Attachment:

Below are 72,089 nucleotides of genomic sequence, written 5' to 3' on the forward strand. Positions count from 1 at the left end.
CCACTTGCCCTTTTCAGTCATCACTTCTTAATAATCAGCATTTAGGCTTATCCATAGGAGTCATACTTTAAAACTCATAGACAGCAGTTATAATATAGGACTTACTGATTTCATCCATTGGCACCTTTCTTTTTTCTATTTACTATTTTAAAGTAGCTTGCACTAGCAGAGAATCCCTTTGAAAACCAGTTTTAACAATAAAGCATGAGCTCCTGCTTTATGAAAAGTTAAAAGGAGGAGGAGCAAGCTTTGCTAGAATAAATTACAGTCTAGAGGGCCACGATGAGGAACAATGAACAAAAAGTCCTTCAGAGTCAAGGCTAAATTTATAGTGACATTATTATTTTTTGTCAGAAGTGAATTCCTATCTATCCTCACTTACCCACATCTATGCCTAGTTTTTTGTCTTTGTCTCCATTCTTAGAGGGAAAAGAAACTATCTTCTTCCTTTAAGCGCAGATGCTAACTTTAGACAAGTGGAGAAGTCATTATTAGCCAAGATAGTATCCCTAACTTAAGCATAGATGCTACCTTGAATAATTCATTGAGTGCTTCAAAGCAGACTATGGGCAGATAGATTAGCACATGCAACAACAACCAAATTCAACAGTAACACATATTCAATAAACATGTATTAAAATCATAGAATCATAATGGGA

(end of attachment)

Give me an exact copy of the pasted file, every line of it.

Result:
Below are 72,089 nucleotides of genomic sequence, written 5' to 3' on the forward strand. Positions count from 1 at the left end.
CCACTTGCCCTTTTCAGTCATCACTTCTTAATAATCAGCATTTAGGCTTATCCATAGGAGTCATACTTTAAAACTCATAGACAGCAGTTATAATATAGGACTTACTGATTTCATCCATTGGCACCTTTCTTTTTTCTATTTACTATTTTAAAGTAGCTTGCACTAGCAGAGAATCCCTTTGAAAACCAGTTTTAACAATAAAGCATGAGCTCCTGCTTTATGAAAAGTTAAAAGGAGGAGGAGCAAGCTTTGCTAGAATAAATTACAGTCTAGAGGGCCACGATGAGGAACAATGAACAAAAAGTCCTTCAGAGTCAAGGCTAAATTTATAGTGACATTATTATTTTTTGTCAGAAGTGAATTCCTATCTATCCTCACTTACCCACATCTATGCCTAGTTTTTTGTCTTTGTCTCCATTCTTAGAGGGAAAAGAAACTATCTTCTTCCTTTAAGCGCAGATGCTAACTTTAGACAAGTGGAGAAGTCATTATTAGCCAAGATAGTATCCCTAACTTAAGCATAGATGCTACCTTGAATAATTCATTGAGTGCTTCAAAGCAGACTATGGGCAGATAGATTAGCACATGCAACAACAACCAAATTCAACAGTAACACATATTCAATAAACATGTATTAAAATCATAGAATCATAATGGGA